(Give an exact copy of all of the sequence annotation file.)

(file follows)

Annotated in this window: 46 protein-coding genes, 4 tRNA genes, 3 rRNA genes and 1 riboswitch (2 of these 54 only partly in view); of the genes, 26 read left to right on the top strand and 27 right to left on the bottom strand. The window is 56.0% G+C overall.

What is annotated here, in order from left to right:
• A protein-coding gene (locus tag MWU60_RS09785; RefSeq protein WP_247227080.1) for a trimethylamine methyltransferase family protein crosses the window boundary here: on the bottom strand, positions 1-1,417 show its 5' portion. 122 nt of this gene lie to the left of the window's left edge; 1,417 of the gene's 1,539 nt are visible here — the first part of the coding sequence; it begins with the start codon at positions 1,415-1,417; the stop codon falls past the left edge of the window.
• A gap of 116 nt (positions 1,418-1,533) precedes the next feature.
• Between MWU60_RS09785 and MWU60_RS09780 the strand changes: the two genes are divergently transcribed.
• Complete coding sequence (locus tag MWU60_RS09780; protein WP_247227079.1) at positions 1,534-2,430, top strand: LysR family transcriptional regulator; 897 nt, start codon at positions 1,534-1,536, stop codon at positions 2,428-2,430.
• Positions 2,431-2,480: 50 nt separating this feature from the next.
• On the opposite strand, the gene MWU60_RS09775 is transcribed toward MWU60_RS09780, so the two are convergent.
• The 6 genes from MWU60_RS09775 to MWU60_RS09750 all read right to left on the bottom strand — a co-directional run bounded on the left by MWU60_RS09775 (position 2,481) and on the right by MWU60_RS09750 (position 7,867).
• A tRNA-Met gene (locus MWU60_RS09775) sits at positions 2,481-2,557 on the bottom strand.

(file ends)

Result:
Annotated in this window: 46 protein-coding genes, 4 tRNA genes, 3 rRNA genes and 1 riboswitch (2 of these 54 only partly in view); of the genes, 26 read left to right on the top strand and 27 right to left on the bottom strand. The window is 56.0% G+C overall.

What is annotated here, in order from left to right:
• A protein-coding gene (locus tag MWU60_RS09785; RefSeq protein WP_247227080.1) for a trimethylamine methyltransferase family protein crosses the window boundary here: on the bottom strand, positions 1-1,417 show its 5' portion. 122 nt of this gene lie to the left of the window's left edge; 1,417 of the gene's 1,539 nt are visible here — the first part of the coding sequence; it begins with the start codon at positions 1,415-1,417; the stop codon falls past the left edge of the window.
• A gap of 116 nt (positions 1,418-1,533) precedes the next feature.
• Between MWU60_RS09785 and MWU60_RS09780 the strand changes: the two genes are divergently transcribed.
• Complete coding sequence (locus tag MWU60_RS09780; protein WP_247227079.1) at positions 1,534-2,430, top strand: LysR family transcriptional regulator; 897 nt, start codon at positions 1,534-1,536, stop codon at positions 2,428-2,430.
• Positions 2,431-2,480: 50 nt separating this feature from the next.
• On the opposite strand, the gene MWU60_RS09775 is transcribed toward MWU60_RS09780, so the two are convergent.
• The 6 genes from MWU60_RS09775 to MWU60_RS09750 all read right to left on the bottom strand — a co-directional run bounded on the left by MWU60_RS09775 (position 2,481) and on the right by MWU60_RS09750 (position 7,867).
• A tRNA-Met gene (locus MWU60_RS09775) sits at positions 2,481-2,557 on the bottom strand.